Sinéad O'Connor

Sinéad O'Connor Biography

When she first came to prominence as a teenager, the world had never seen or heard anything like quite like Sinead O'Connor. In the midst so many big-haired, pop ingénues that made their name in the 1980s she stood out: a shaven headed waif with bambi eyes, bovver boots and a soaring, acrobatic voice. Her daringly eclectic debut album, The Lion And The Cobra (1987) blended influences from hip hop, punk and traditional Irish music and won her widespread critical acclaim and an international following.

It should have been the most joyous small-town-girl-makes-good success story. Before many of her peers had left school Sinead had gone from busking the streets of Dublin to playing the Grammys – something no Irishwoman had ever done. But, far from home and coping with the recent death of her mother, the young singer balked at the sudden success. For her, music was not a ticket to 'the big time' but a springboard out of small-town boredom, a means of expressing her spirituality and a salve for the mental wounds, which were the legacy of a difficult childhood. When her then-manager, Fachtna O'Ceallaigh, broke the news to her that her second single, "Mandinka," has debuted inside the English top twenty the singer broke into tears. She knew the game was up. Music would henceforth be business.

And by January 1990 business had begun to boom like never before. Sinead's cover of Prince's cast off tale of love lost was released and shot straight to number one in every country with a chart. The stark, iconoclastic video for "Nothing Compares 2 U" featured nothing more complicated than a continuous close-up of Sinead's face, one moment twisted in anger the next, famously, crying a solitary tear. It became one of the most celebrated music videos of all time and won Sinead and director John Maybury a slew of awards. The groundbreaking album, I Do Not Want What I Haven't Got (1990) featured songs so intensely personal that the record company had initially hesitated to release it. It went on to become one of the most successful records of the decade and influenced a whole generation of artists.

But the mantle of fame continued to sit uneasily on Sinead's slender shoulders. She found the spotlight of public attention oppressive and feared that the continual pressure to tour and promote herself as a commodity would stymie her creative progress. And, so with, as Buju Banton had it, "no regard for who she may tickle" Sinead set about sabotaging her success. Her third album Am I Not Your Girl? (1992), was a deliberate commercial sidestep and in the sleeve notes the singer hinted that her music would soon have a more overtly spiritual feel.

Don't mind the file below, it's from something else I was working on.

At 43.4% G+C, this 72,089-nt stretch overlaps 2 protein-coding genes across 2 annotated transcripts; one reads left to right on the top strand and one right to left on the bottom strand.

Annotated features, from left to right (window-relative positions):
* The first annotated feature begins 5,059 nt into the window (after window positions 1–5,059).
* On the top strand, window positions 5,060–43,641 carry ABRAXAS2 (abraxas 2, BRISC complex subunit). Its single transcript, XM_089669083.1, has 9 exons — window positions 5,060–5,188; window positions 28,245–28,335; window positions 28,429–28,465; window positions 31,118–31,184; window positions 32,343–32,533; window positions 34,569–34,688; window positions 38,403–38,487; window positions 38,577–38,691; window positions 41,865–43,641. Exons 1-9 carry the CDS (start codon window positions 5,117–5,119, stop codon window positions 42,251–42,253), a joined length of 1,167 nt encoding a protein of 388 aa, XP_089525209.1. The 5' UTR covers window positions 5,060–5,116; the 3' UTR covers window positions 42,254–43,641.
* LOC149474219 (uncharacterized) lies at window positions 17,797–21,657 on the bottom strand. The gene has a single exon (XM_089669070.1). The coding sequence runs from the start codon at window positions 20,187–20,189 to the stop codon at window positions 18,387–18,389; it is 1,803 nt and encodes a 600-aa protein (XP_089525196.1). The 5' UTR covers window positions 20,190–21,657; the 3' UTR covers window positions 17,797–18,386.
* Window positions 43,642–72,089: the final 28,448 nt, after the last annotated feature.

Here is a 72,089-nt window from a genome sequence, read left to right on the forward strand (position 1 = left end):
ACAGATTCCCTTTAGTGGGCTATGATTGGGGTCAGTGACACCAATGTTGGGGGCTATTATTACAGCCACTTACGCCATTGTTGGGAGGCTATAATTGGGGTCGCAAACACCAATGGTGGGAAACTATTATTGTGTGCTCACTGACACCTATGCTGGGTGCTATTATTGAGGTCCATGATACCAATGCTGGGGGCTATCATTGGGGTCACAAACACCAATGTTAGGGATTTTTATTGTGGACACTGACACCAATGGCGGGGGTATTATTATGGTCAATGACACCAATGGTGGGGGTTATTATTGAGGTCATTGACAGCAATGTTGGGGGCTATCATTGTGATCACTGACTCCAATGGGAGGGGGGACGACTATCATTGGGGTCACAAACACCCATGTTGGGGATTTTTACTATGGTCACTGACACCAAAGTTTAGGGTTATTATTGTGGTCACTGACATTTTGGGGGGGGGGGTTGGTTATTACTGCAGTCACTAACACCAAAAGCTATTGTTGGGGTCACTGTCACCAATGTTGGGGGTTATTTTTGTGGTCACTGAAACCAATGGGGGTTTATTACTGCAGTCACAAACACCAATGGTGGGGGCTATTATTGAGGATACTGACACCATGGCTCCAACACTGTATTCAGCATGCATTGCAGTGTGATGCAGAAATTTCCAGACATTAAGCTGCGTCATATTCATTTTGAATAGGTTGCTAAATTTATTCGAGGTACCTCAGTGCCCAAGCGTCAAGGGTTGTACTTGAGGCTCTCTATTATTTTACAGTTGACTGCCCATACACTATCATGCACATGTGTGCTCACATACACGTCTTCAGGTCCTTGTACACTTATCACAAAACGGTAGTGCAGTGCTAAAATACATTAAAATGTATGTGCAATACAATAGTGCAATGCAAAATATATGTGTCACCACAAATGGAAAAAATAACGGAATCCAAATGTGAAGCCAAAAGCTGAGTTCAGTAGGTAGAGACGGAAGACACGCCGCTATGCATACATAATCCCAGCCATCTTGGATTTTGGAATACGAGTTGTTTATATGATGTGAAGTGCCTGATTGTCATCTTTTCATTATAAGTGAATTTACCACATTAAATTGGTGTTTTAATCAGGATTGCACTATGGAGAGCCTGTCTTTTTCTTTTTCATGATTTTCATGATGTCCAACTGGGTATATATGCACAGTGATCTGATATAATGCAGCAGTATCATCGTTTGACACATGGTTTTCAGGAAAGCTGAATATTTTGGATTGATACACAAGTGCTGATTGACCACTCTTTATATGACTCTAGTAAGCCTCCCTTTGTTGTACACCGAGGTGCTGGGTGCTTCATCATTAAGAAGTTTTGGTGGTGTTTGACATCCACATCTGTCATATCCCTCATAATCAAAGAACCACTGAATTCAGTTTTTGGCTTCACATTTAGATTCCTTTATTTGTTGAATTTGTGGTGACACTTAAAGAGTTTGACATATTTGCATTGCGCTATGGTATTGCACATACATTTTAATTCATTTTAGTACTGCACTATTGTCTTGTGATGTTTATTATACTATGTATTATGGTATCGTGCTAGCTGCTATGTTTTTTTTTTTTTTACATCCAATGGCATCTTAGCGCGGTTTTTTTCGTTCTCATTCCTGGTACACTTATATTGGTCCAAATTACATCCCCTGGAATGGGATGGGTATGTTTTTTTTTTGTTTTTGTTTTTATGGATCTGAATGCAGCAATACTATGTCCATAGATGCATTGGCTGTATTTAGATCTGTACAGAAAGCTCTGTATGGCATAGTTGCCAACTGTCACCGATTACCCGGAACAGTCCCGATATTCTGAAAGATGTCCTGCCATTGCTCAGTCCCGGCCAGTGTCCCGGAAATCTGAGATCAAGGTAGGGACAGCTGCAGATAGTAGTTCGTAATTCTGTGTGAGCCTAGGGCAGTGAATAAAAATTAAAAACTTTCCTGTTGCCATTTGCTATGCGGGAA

On October 3, 1992 Sinead appeared on Saturday Night Live with a Rastafarian prayer cloth wrapped around the microphone and sang an impassioned acapella version of "War" by Bob Marley, in which she altered the lyrics to make reference to child abuse. After crying "fight the real enemy," she then tore up a picture of Pope John Paul II. This controversial gesture was her protest against the Catholic patriarchy's contribution to the oppressive culture of silence that in turn lead to the child abuse scandals which were to rock America and her native Ireland. Predictably, this principled stand caused her to be pilloried in the press, but Sinead had taken a giant leap towards achieving her aim. She had publicly abdicated her status as mainstream pop star and allied herself with a more spiritual musical tradition.

That tradition was Rastafarian culture and roots music, which Sinead had fallen in love with during her first three years in London. Having experienced the worst effects of Catholic repression in her home country, Sinead wanted to "rescue God from religion" in her own life. Rastafarianism, with its emphasis on the struggle for self esteem and its teaching that God is a living presence on earth, appealed strongly to her as an Irish Catholic female survivor of child abuse. The educational prayerfulness, the controlled anger and the funky bombast of much Jamaican music were something Sinead was already striving for in her own work. Roots music (as distinct from the more commercial reggae which came out of Jamaica in the 1970s and '80s) was deeply religious but with without the po-faced saccharine overtones of many contemporary hymns.